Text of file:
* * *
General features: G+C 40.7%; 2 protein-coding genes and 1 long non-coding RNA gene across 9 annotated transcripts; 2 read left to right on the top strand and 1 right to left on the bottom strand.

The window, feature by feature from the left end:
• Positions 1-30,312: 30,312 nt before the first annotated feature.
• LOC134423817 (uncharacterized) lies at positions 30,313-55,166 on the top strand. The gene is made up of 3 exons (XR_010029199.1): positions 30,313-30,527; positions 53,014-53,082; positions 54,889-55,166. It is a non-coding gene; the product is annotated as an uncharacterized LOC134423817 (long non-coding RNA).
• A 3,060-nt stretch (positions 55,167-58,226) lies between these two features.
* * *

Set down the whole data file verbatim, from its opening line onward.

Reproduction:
General features: G+C 40.7%; 2 protein-coding genes and 1 long non-coding RNA gene across 9 annotated transcripts; 2 read left to right on the top strand and 1 right to left on the bottom strand.

The window, feature by feature from the left end:
• Positions 1-30,312: 30,312 nt before the first annotated feature.
• LOC134423817 (uncharacterized) lies at positions 30,313-55,166 on the top strand. The gene is made up of 3 exons (XR_010029199.1): positions 30,313-30,527; positions 53,014-53,082; positions 54,889-55,166. It is a non-coding gene; the product is annotated as an uncharacterized LOC134423817 (long non-coding RNA).
• A 3,060-nt stretch (positions 55,167-58,226) lies between these two features.